How do seasoned real estate investors creatively fund their deals without going to a bank? To show you one way, let’s look at a deal that Kim and I recently got funded using a private-money lender.
This deal began when Kim and I were high bidders at the December 3, 2013 property tax auction in Cartersville, Georgia. We bought the tax deed on 50 Akin Drive for $2,800. The purchase money came from our checking account and was used to pay up the property’s back taxes for tax years 2010, 2011, 2012 and 2013. By the way, despite what the TV infomercial claims about buying tax deeds, as the high bidders, we only owned the tax deed, not the property!
Over the next twelve months, either the property owners (who had abandoned the property) or their mortgage company had the right to buy back the property’s tax deed for our $2,800 purchase price, plus pay us a fee of 20% interest.
Because neither the property owner, nor their mortgage company, redeemed the tax deed during the one-year redemption window, we ran a notice in the legal section of the newspaper and foreclosed their right to redeem.
With that, we were the new owners of 50 Akin Drive. Lucky us, right? Not hardly. What we owned was a home that needed work…a LOT of work! Kim, who handles our rehabs, estimated that repairs would cost $30,000. There was only one small problem. We were exactly $30,000 light of having the $30,000 we needed to do this rehab.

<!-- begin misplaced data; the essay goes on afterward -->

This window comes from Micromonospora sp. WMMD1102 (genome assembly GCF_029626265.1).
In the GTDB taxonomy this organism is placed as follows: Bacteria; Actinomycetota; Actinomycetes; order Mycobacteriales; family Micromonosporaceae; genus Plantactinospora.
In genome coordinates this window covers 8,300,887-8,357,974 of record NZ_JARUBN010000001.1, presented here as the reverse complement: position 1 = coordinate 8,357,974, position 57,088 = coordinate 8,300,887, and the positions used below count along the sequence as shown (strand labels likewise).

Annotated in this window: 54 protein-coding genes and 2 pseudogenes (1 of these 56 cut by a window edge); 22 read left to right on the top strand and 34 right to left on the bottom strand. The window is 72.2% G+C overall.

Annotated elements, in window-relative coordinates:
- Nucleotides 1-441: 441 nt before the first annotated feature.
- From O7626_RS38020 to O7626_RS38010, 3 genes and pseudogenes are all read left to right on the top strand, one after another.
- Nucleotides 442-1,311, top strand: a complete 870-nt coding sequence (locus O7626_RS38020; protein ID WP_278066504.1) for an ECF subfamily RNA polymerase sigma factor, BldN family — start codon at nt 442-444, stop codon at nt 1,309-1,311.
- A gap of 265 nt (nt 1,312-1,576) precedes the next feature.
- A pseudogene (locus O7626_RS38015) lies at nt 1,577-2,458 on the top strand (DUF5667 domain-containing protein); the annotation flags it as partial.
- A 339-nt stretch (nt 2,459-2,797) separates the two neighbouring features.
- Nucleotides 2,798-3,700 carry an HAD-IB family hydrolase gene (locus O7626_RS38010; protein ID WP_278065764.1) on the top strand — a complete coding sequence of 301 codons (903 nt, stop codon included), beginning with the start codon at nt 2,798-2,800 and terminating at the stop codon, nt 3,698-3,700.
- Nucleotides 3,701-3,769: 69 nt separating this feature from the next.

I sent a letter to a number of the private-money lenders with whom we’ve worked.
Basically the letter said that we needed to borrow $30,000 to rehab an investment property. In return, we’d give a first-position mortgage secured by the property.
Ralph and Jeanette asked to meet. They agreed to loan us the needed $30,000 if we agreed to the following terms: Ten years, at 4.97% compounding interest, with principal and interest payments of $400 per month.
Our exit strategy, after rehabbing the home, is to sell this home with owner financing. Once sold, we expect to receive monthly payments of $615 a month for thirty years. This will give us a monthly cash flow of $215 for the first ten years, then $615 for the next twenty years. Because this will be a sale and not a rental, there won’t be any landlording headaches.
If you’re wondering whether this is a good investment, let’s do the math: $215 x 12 months x 10 years = $25,800. Then $615 x 12 months x 20 years = $147,600. Finally $25,800 + $147,600 = $173,400. Is having $2,800 in a deal that will produce a $173,400 net profit a good deal in your book? (What if you had 10 of these deals in your retirement portfolio?)
Here’s an important question: Why did Jeanette and Ralph agree to loan Kim and me their hard-earned money? Because we’d pay them 4.97% interest, and their bank was only paying them 0.3% interest. When it comes to money, isn’t more better than less?
More importantly, and I learned this from Pete Fortunato, the foundation of any deal is SECURITY! In this case, Ralph and Jeanette had to feel secure that their loan would be paid back as promised, and if it wasn’t, they’d be able to easily foreclose on the loan’s collateral (50 Akin Drive) to recover their investment. In addition, the folks who buy the property must feel secure that their $615 per month is going toward a home that’s worth the money. Finally, Kim and I must feel secure that this will be a profitable deal that’s worth the effort and risk. Oh, and what happens if any of the three parties – the lenders, buyers or dealmakers – don’t feel secure? Simple: this deal never happens!
I’ve got to add, there’s security and then there’s S-E-C-U-R-I-T-Y. Jeanette smiled when she said, “Bill, I’ve only shot a gun one time…but I have a real talent with a baseball bat!” Batter up!